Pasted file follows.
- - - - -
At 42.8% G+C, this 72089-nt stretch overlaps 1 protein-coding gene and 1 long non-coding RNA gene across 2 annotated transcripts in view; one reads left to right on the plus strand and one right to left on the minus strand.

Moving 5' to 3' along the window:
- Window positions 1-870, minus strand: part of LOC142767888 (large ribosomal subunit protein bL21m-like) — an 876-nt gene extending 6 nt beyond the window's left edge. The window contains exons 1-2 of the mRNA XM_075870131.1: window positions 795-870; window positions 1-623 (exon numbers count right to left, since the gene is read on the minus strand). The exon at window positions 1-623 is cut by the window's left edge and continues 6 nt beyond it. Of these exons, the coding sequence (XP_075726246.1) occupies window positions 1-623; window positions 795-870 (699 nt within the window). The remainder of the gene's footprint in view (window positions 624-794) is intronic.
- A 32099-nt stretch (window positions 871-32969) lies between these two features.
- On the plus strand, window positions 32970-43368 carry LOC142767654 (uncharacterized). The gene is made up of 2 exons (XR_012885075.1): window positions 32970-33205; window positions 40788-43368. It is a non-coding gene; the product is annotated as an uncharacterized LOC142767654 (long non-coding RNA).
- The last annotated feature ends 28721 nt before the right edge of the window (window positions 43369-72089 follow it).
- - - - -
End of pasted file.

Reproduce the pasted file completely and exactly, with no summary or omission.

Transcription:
At 42.8% G+C, this 72089-nt stretch overlaps 1 protein-coding gene and 1 long non-coding RNA gene across 2 annotated transcripts in view; one reads left to right on the plus strand and one right to left on the minus strand.

Moving 5' to 3' along the window:
- Window positions 1-870, minus strand: part of LOC142767888 (large ribosomal subunit protein bL21m-like) — an 876-nt gene extending 6 nt beyond the window's left edge. The window contains exons 1-2 of the mRNA XM_075870131.1: window positions 795-870; window positions 1-623 (exon numbers count right to left, since the gene is read on the minus strand). The exon at window positions 1-623 is cut by the window's left edge and continues 6 nt beyond it. Of these exons, the coding sequence (XP_075726246.1) occupies window positions 1-623; window positions 795-870 (699 nt within the window). The remainder of the gene's footprint in view (window positions 624-794) is intronic.
- A 32099-nt stretch (window positions 871-32969) lies between these two features.
- On the plus strand, window positions 32970-43368 carry LOC142767654 (uncharacterized). The gene is made up of 2 exons (XR_012885075.1): window positions 32970-33205; window positions 40788-43368. It is a non-coding gene; the product is annotated as an uncharacterized LOC142767654 (long non-coding RNA).
- The last annotated feature ends 28721 nt before the right edge of the window (window positions 43369-72089 follow it).